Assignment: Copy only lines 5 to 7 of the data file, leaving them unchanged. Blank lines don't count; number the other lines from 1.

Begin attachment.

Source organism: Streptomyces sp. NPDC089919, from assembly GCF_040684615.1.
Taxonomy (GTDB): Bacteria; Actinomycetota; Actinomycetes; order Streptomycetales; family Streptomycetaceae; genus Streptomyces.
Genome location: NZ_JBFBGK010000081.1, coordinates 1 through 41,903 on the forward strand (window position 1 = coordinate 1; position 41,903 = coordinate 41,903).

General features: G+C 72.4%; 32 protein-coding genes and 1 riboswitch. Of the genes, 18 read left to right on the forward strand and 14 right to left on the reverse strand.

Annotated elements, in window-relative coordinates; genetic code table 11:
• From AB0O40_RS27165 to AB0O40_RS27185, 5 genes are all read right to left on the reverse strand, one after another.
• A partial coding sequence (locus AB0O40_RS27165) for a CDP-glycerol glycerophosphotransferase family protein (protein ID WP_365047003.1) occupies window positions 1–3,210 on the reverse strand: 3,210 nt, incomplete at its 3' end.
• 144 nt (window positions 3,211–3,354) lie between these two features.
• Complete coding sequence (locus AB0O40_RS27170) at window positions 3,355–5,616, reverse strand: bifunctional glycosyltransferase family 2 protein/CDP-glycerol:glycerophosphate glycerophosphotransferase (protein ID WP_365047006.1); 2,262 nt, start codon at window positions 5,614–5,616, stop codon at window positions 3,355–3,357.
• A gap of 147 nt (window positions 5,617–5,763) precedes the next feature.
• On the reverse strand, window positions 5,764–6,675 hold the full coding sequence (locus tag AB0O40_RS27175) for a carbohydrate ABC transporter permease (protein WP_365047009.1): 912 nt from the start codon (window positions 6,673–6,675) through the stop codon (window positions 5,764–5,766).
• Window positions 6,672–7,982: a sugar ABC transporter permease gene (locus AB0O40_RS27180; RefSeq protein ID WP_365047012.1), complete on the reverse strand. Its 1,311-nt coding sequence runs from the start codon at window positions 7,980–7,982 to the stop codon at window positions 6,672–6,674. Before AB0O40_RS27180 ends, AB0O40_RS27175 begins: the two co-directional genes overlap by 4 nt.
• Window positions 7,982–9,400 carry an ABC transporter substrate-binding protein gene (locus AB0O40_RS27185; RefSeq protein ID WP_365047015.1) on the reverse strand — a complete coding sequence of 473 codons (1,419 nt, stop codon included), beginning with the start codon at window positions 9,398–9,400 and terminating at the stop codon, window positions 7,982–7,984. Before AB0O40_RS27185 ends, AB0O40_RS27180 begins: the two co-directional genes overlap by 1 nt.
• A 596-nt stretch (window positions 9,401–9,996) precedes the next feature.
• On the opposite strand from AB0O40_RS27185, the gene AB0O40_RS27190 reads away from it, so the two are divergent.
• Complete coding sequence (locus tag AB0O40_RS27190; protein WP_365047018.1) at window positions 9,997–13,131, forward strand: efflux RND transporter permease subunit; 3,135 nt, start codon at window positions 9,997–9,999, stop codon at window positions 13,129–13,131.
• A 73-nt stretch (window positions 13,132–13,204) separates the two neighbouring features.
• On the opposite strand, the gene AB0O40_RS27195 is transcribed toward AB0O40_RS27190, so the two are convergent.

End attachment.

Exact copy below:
Annotated elements, in window-relative coordinates; genetic code table 11:
• From AB0O40_RS27165 to AB0O40_RS27185, 5 genes are all read right to left on the reverse strand, one after another.
• A partial coding sequence (locus AB0O40_RS27165) for a CDP-glycerol glycerophosphotransferase family protein (protein ID WP_365047003.1) occupies window positions 1–3,210 on the reverse strand: 3,210 nt, incomplete at its 3' end.